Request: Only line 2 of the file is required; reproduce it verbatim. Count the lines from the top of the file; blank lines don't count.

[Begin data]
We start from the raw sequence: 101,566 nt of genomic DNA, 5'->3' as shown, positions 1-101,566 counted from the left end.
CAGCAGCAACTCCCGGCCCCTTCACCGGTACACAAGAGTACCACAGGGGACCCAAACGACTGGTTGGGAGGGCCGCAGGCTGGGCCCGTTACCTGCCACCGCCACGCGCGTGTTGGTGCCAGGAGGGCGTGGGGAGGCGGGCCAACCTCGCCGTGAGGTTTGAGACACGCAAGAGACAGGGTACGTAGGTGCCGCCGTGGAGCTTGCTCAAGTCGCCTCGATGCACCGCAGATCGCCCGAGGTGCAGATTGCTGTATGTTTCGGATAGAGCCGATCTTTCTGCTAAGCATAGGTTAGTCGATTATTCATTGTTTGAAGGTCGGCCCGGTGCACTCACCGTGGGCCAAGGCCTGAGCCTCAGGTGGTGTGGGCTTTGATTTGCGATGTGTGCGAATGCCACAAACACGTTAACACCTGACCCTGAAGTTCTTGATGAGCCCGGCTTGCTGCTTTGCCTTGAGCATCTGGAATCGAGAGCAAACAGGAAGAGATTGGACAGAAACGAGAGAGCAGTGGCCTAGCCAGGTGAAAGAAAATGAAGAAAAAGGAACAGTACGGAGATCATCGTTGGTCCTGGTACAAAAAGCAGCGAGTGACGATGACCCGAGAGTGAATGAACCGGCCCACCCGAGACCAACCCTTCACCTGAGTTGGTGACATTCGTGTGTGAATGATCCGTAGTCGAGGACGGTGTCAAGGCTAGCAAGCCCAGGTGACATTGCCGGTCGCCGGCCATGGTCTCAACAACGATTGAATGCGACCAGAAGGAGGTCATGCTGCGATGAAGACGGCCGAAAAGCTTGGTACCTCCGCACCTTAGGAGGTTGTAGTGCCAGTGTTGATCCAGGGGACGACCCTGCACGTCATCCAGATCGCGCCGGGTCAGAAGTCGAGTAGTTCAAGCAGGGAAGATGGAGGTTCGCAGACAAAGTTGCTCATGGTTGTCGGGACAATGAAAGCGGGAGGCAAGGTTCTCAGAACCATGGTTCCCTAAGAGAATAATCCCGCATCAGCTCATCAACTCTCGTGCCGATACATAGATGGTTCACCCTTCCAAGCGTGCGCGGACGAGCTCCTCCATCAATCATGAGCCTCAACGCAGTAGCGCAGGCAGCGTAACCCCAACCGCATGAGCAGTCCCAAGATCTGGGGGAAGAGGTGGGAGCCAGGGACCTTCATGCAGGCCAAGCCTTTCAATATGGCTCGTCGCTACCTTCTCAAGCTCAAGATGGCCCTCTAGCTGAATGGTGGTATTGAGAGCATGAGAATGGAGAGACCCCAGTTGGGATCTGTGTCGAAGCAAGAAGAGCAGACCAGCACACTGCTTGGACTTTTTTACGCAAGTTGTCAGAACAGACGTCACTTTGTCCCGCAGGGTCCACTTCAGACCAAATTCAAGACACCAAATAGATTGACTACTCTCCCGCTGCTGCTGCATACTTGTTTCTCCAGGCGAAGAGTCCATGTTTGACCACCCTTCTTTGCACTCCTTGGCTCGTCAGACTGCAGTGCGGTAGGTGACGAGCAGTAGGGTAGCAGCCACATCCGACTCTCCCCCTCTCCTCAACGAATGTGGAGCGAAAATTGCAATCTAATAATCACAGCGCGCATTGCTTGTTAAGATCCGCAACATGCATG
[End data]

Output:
CAGCAGCAACTCCCGGCCCCTTCACCGGTACACAAGAGTACCACAGGGGACCCAAACGACTGGTTGGGAGGGCCGCAGGCTGGGCCCGTTACCTGCCACCGCCACGCGCGTGTTGGTGCCAGGAGGGCGTGGGGAGGCGGGCCAACCTCGCCGTGAGGTTTGAGACACGCAAGAGACAGGGTACGTAGGTGCCGCCGTGGAGCTTGCTCAAGTCGCCTCGATGCACCGCAGATCGCCCGAGGTGCAGATTGCTGTATGTTTCGGATAGAGCCGATCTTTCTGCTAAGCATAGGTTAGTCGATTATTCATTGTTTGAAGGTCGGCCCGGTGCACTCACCGTGGGCCAAGGCCTGAGCCTCAGGTGGTGTGGGCTTTGATTTGCGATGTGTGCGAATGCCACAAACACGTTAACACCTGACCCTGAAGTTCTTGATGAGCCCGGCTTGCTGCTTTGCCTTGAGCATCTGGAATCGAGAGCAAACAGGAAGAGATTGGACAGAAACGAGAGAGCAGTGGCCTAGCCAGGTGAAAGAAAATGAAGAAAAAGGAACAGTACGGAGATCATCGTTGGTCCTGGTACAAAAAGCAGCGAGTGACGATGACCCGAGAGTGAATGAACCGGCCCACCCGAGACCAACCCTTCACCTGAGTTGGTGACATTCGTGTGTGAATGATCCGTAGTCGAGGACGGTGTCAAGGCTAGCAAGCCCAGGTGACATTGCCGGTCGCCGGCCATGGTCTCAACAACGATTGAATGCGACCAGAAGGAGGTCATGCTGCGATGAAGACGGCCGAAAAGCTTGGTACCTCCGCACCTTAGGAGGTTGTAGTGCCAGTGTTGATCCAGGGGACGACCCTGCACGTCATCCAGATCGCGCCGGGTCAGAAGTCGAGTAGTTCAAGCAGGGAAGATGGAGGTTCGCAGACAAAGTTGCTCATGGTTGTCGGGACAATGAAAGCGGGAGGCAAGGTTCTCAGAACCATGGTTCCCTAAGAGAATAATCCCGCATCAGCTCATCAACTCTCGTGCCGATACATAGATGGTTCACCCTTCCAAGCGTGCGCGGACGAGCTCCTCCATCAATCATGAGCCTCAACGCAGTAGCGCAGGCAGCGTAACCCCAACCGCATGAGCAGTCCCAAGATCTGGGGGAAGAGGTGGGAGCCAGGGACCTTCATGCAGGCCAAGCCTTTCAATATGGCTCGTCGCTACCTTCTCAAGCTCAAGATGGCCCTCTAGCTGAATGGTGGTATTGAGAGCATGAGAATGGAGAGACCCCAGTTGGGATCTGTGTCGAAGCAAGAAGAGCAGACCAGCACACTGCTTGGACTTTTTTACGCAAGTTGTCAGAACAGACGTCACTTTGTCCCGCAGGGTCCACTTCAGACCAAATTCAAGACACCAAATAGATTGACTACTCTCCCGCTGCTGCTGCATACTTGTTTCTCCAGGCGAAGAGTCCATGTTTGACCACCCTTCTTTGCACTCCTTGGCTCGTCAGACTGCAGTGCGGTAGGTGACGAGCAGTAGGGTAGCAGCCACATCCGACTCTCCCCCTCTCCTCAACGAATGTGGAGCGAAAATTGCAATCTAATAATCACAGCGCGCATTGCTTGTTAAGATCCGCAACATGCATG